There were a lot of side dishes yesterday. Along with corn and eggplant from our guests, we served roasted white and purple potatoes, baked sweet potato mash, homemade stuffing, homemade biscuits, broccoli, chard with garlic chips, and maybe even something else that I've forgotten since.
Serves 5 with leftovers
10 large potatoes
I peeled and chopped each potato into three good-sized chunks before boiling them in salted water. Once soft (this took longer than necessary as I purposely kept the stove on a low heat), they were drained and Tom 'fluffed' the potatoes by putting them back into the dry cooking pan and shaking them roughly. It's a Delia trick, apparently, and one he swears by. At this point the duck had been removed from its cooking tray, and the potatoes were put into this. The duck fat was spooned over the potatoes and they were roasted for roughly two hours at 160 degrees (320 Fahrenheit).
Baked Sweet Potato Mash
Serves 5 with plenty of leftovers
A huge sack of sweet potatoes
2 tablespoons cream
1 tablespoon milk
2 tablespoons butter
First of all, regarding the amount of potatoes used: I have no idea. It took me about half an hour to peel all of them. They were of varying size and came in a big heavy bag from the school's bus driver, which I mentioned a few days ago. Sorry.
I peeled the potatoes, boiled them, and mashed them with cream, milk and butter. The mash was spooned into a large baking dish and baked for twenty minutes at 180 degrees (360 Fahrenheit). The best mash I've ever tasted.
From this recipe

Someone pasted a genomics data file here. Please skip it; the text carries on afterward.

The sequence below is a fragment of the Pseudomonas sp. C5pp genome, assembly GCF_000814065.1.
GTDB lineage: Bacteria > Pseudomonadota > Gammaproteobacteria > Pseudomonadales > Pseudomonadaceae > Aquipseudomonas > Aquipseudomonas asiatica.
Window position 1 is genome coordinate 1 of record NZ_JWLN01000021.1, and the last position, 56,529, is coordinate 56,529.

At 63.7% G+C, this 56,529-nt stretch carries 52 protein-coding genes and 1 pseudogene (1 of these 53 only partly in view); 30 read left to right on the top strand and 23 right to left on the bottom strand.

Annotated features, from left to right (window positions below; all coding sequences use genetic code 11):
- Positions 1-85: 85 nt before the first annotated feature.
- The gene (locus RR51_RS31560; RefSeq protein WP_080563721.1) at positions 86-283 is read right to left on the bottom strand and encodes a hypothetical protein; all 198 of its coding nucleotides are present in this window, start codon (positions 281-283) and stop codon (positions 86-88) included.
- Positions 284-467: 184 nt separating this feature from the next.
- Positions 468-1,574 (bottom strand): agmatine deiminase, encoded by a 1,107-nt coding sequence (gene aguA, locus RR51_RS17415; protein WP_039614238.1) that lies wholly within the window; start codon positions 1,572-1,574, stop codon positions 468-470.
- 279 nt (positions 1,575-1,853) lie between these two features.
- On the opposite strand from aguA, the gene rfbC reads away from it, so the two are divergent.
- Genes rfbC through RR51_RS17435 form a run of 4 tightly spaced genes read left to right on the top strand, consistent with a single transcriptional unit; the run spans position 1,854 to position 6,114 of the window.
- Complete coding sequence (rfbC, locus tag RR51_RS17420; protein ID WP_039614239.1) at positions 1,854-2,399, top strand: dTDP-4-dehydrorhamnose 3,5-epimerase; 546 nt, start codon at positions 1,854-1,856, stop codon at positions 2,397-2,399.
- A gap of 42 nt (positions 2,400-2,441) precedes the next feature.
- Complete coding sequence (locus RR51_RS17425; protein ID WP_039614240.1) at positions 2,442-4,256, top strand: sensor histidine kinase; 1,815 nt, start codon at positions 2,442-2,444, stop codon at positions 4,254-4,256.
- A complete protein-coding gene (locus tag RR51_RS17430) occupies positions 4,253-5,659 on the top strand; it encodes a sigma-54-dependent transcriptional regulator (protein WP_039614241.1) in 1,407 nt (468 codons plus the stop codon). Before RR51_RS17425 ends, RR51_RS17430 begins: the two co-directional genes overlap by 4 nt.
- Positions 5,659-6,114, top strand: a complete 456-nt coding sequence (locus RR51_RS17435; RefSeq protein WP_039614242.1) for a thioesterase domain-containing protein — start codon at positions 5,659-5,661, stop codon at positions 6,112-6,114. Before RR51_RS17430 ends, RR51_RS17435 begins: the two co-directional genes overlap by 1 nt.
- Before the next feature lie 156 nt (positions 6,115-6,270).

Serves 5 - I don't think there were any leftovers of this
4 slices white bread
4 rashers bacon
3 garlic cloves
1 teaspoon lemon juice
1 handful dried cranberries
Seasoning (every herb in the kitchen)
I tore the bread into chunks and blitzed these chunks in our mini-blender. Meanwhile, I diced the onion and garlic, and tore the bacon into small bits over a hot oiled pan. After a few moments of frying, I added the onion and garlic, turning the heat off a minute later. I left the bacon mixture in the pan to cool for about twenty minutes before adding it, along with the fat, to the breadcrumbs. I added the lemon juice, a ton of seasoning - as mentioned, every herb we own was used liberally, plus salt and pepper - and an egg to solidify everything a bit more. A handful of dried cranberries was later stirred through. The stuffing was left on the side for probably three hours, perhaps longer, before being baked for twenty minutes at 180 degrees (360 Fahrenheit).
From this recipe
Makes 9 biscuits
2 cups flour
2 teaspoons baking powder
1/2 teaspoon active dried yeast
1 teaspoon sugar
1 teaspoon salt
1/2 cup butter
1 cup milk with 1 teaspoon lemon vinegar
I mixed the flour, baking powder, yeast, sugar and salt in a bowl. Melted the butter in the microwave before adding the milk and vinegar to the butter bowl (this makes buttermilk). Stirred the wet ingredients into the dry and left to sit for, again, about three hours before baking for 15 minutes at 180 degrees (360 Fahrenheit). Drop biscuits like this are brilliant, because all you do is take a spoonful of the dough and drop it straight on to the tray (hence the name). No rolling out dough or anything. They were, however, slightly too salty.
Vegetables: plain broccoli and garlic-chip-chard
2 heads broccoli
2 large handfuls of chard leaves
8 garlic cloves
I chopped up the broccoli, reserving the lower woody part of the stem for another time, and boiled it in salted water. Once cooked, I drained it and kept it warm before serving.
I sliced the garlic cloves into 'chips' and put them in a cold pan with oil. They slowly cooked on a low heat until slightly golden. The chard leaves were then stirred into the pan to sauté. Once wilted, the heat was turned off. This was possibly the least successful part of the meal, but at least it was only a small part. The chard was still slightly wet from having defrosted, and should have been cut into smaller pieces - each leaf is really big!